Keywords: Real Property, Conservation restriction. Practice, Civil, Findings by judge, Presumptions and burden of proof. Waiver
“In this case, we interpret a conservation restriction (restriction) voluntarily placed on a parcel of real property owned by the defendant, Cedar Hill Retreat Center, Inc. (Cedar Hill). The plaintiff, Wildlands Trust of Southeastern Massachusetts, Inc. (Wildlands Trust), contends that a Superior Court judge incorrectly construed certain provisions of the restriction, and that, as a result, the judge erred in determining that Cedar Hill did not violate the restriction. We agree that the judge’s interpretation of one provision of the restriction was inconsistent with its plain meaning. However, we affirm the judgment because we agree with the judge that Wildlands Trust did not prove that Cedar Hill committed a breach of the restriction as properly construed.”
The Appeals Court here offers a very helpful overview of conservation restrictions governed by G.L. c. 184, §§ 31-33, best described as “negative easements”, under which the fee owners of the restricted land retain possessory interests in the land while non-possessory interests are owned and enforceable by the owner of the conservation restriction (typically a governmental agency or conservation trust). The points of abrasion that often occur typically require an analytical reconciliation of (a) uses by the fee owner and (b) the specific terms and provisions of the restriction. In this case, the Appeals Court found no violation of the covenants embodied in the restriction.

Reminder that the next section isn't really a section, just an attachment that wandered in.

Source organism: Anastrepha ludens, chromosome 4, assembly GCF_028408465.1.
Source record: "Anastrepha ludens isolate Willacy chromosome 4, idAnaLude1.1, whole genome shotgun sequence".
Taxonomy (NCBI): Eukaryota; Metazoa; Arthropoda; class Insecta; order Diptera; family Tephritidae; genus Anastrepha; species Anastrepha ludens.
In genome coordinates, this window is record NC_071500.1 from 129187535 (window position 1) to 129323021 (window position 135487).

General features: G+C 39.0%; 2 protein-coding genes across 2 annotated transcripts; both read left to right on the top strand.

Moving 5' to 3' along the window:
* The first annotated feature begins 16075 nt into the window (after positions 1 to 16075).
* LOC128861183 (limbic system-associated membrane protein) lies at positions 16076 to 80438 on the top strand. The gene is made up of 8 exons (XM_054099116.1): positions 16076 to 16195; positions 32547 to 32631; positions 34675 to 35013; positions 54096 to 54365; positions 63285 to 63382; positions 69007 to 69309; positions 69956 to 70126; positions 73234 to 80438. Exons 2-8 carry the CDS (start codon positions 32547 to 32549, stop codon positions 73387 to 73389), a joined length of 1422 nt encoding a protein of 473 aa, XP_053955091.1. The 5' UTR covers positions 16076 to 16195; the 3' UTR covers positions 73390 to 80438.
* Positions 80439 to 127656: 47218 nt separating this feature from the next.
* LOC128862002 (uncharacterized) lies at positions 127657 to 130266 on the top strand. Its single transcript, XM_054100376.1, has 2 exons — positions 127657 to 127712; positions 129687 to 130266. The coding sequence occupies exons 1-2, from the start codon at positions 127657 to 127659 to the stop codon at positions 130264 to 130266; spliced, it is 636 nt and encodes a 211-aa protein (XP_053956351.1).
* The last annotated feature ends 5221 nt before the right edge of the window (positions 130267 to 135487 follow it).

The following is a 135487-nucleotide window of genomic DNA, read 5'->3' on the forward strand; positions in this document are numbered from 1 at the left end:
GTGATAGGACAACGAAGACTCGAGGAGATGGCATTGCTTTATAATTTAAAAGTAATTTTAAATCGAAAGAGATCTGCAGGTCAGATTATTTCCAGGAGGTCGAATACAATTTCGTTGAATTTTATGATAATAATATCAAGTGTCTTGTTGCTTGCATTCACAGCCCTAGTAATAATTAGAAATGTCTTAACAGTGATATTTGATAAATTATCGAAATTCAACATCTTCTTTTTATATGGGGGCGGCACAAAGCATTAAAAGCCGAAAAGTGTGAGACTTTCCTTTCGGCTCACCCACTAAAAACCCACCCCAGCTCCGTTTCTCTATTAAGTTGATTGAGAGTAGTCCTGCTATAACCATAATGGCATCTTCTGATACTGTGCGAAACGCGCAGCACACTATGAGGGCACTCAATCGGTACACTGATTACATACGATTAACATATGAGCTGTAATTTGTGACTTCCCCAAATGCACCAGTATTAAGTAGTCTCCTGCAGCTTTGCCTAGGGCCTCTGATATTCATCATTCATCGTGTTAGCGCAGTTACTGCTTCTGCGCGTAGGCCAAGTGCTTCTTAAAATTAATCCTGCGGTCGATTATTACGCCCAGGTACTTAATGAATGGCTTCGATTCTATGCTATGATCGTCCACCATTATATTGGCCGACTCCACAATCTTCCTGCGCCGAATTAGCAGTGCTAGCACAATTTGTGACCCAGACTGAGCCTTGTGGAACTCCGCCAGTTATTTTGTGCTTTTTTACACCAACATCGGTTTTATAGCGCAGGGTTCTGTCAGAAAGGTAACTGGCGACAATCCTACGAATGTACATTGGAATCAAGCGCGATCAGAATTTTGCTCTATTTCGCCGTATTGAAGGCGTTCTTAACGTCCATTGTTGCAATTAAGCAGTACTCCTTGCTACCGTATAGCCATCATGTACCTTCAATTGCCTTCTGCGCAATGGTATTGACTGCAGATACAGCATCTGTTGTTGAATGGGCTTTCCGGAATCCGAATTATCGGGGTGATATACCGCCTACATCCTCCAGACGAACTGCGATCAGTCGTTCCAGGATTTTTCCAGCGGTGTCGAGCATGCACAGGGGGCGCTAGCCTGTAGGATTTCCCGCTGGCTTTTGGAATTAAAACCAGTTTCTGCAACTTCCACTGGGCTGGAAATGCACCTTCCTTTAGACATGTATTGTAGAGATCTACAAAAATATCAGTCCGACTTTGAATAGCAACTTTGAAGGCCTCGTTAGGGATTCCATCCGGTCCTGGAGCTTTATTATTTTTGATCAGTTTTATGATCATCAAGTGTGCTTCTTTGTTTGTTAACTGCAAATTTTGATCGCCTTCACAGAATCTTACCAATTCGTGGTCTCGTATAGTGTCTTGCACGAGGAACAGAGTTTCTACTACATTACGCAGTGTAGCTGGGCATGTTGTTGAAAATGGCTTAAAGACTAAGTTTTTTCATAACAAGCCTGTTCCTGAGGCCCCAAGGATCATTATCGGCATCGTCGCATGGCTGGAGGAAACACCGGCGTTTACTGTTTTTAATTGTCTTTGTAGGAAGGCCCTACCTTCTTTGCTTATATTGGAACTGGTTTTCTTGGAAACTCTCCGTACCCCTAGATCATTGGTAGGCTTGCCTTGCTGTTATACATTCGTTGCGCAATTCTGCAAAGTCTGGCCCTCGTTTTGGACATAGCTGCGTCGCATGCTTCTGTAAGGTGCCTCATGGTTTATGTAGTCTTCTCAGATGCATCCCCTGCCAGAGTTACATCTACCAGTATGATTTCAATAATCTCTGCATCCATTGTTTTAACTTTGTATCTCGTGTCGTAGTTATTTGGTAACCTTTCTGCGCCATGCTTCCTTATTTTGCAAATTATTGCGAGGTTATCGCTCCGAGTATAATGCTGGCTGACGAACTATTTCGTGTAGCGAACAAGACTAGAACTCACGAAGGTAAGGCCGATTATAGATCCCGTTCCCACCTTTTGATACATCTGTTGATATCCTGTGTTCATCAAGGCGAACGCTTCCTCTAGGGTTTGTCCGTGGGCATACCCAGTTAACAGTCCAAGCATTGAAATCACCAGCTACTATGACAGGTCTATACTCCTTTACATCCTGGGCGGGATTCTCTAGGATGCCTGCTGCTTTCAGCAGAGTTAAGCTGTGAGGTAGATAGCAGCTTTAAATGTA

Click here for the full decision of the Appeals Court.